In fact, avoid all tobacco products as they can cause gum disease and oral cancer. As marijuana legalization becomes more common, it’s also important for people to know that smoking cannabis can damage your teeth, gums, and other soft tissues in the mouth and cause oral cancer.
Brush your tongue
After you finish brushing your teeth, you should gently brush your tongue to remove bacteria. It’s also a good way to freshen your breath.
Limit acidic foods and beverages
While sugar is often top-of-mind when it comes to cavity culprits, acidic foods and beverages can have just as negative an impact. Acid damages enamel (known as acid wear), and since enamel doesn’t grow back, it’s important to limit acidic items such as soft drinks, citrus fruits and juices, tomatoes, pickled products, fermented products, yogurt and some wines.
Snacking between meals can be problematic because it prolongs your mouth’s exposure to acids and less saliva is released than during mealtimes. If you must snack, opt for tooth-friendly items such as cheese, fruits, and vegetables.
Rinse with water
After you eat sweets, rinse your mouth with water. Water will dilute the sugars in your mouth so that they don’t harm your enamel.
Rinse with fluoride mouthwash
Although it’s not an absolute must, adding a fluoride mouthwash (or mouth rinse) to your oral health routine can help control plaque, limit tooth wear, and decrease cavity incidence while freshening your breath. There are fluoride-free options on the market, but they don’t help prevent tooth decay.
Wait 30 minutes before brushing
You’ve likely been told countless times to brush your teeth after you eat, but there’s a catch—it’s better to wait at least 30 minutes before you brush. According to the Mayo Clinic, you should avoid brushing your teeth right away after you eat acidic foods or beverages. Why? Because they weaken the enamel, and if you brush too soon, you’re actually brushing it away!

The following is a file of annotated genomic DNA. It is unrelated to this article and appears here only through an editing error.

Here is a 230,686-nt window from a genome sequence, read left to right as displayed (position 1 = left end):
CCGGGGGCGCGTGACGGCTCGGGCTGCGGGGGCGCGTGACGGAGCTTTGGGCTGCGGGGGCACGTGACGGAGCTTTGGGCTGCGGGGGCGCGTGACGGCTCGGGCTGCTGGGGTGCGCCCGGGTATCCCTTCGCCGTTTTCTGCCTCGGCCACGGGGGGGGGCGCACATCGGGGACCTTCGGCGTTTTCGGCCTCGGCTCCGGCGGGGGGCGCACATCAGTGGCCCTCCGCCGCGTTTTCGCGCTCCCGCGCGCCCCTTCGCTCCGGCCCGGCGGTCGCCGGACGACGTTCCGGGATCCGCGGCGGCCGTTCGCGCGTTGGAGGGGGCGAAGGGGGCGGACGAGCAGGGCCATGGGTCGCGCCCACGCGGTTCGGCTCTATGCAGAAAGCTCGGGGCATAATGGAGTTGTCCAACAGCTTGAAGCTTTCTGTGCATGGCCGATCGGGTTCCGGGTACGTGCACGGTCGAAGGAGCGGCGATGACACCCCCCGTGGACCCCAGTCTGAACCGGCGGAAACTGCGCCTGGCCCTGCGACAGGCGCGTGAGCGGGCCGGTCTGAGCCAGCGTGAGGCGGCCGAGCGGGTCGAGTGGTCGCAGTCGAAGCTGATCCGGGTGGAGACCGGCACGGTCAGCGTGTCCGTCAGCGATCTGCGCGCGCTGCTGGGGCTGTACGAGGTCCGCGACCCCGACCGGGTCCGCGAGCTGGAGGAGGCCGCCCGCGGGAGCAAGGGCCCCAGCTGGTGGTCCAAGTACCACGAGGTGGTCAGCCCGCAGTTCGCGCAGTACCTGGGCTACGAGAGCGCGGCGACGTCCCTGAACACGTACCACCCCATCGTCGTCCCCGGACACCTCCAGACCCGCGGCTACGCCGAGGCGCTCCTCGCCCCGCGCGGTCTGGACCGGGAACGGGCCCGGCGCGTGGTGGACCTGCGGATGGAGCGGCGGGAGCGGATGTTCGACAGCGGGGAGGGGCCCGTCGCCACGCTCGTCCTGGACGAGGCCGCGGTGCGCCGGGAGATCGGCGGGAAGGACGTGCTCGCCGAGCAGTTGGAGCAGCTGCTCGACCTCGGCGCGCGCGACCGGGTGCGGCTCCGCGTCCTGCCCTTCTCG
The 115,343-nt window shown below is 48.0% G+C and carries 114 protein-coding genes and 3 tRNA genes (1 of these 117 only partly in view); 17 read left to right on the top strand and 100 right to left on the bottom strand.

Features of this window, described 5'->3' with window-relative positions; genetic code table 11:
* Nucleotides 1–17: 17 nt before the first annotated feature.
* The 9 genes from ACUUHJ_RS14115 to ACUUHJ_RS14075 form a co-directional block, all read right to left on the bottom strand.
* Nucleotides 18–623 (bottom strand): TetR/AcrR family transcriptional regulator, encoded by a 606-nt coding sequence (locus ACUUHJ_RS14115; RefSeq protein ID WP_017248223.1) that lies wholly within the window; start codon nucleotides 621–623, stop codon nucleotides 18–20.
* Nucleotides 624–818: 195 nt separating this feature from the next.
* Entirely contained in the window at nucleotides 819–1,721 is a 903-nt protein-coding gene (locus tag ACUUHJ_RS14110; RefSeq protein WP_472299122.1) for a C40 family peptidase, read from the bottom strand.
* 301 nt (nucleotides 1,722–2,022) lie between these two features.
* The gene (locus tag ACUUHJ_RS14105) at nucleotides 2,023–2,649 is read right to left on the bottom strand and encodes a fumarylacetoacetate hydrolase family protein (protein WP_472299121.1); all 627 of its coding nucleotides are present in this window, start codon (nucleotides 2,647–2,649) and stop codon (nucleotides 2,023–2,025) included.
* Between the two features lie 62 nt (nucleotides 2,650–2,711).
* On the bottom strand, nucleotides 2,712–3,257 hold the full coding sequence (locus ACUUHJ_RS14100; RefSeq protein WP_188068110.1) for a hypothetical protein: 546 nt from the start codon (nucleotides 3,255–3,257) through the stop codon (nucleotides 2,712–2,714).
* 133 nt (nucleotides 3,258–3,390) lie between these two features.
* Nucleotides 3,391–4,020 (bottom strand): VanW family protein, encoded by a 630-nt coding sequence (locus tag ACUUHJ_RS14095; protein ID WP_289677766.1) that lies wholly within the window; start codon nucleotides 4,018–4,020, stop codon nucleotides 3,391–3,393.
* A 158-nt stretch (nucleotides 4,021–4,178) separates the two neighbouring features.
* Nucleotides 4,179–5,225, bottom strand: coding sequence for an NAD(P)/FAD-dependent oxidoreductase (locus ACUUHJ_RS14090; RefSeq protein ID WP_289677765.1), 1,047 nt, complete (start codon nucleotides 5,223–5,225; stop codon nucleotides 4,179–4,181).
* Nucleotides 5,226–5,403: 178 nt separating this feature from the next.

Carry a travel-size toothbrush
If you’ve got a sweet tooth and need your afternoon sugar fix, simply pack a travel-size toothbrush in your lunch kit and brush afterwards.
Avoid sticky sweets
It may be asking too much for you to give up sugar and dessert completely, but it shouldn’t be too difficult to cut out sticky sweets, such as toffee, caramel, and hard candy, which stick to your teeth and are tough to brush away. Sticky sweets stay in your mouth longer than other desserts, exposing your teeth to sugar for an extended period of time.
Chew sugar-free gum
Chewing gum stimulates saliva production, flushing away food particles and remaining sugar, protecting your mouth against plaque-causing bacteria.
Drink, don’t sip
When it comes to oral health, it’s not just what you eat, but how long it lingers in your mouth. If you enjoy sipping your sweetened coffee or soft drink all afternoon, you’re exposing your teeth to sugars and acids for longer amounts of time. The simple solution is to drink your beverages fairly quickly instead of slowly sipping them.
Don’t over brush
It’s important to brush your teeth twice a day, but it’s equally important not to overdo it. Over brushing (or vigorous brushing) can wear down your enamel and cause your gums to recede, leading to periodontal disease. You don’t need to brush hard to remove plaque. In fact, plaque is “so soft that you could remove it with a rag if you could reach all the surfaces where it hides,” says Kevin Sheu, DDS. One more reason to choose a soft-bristled brush!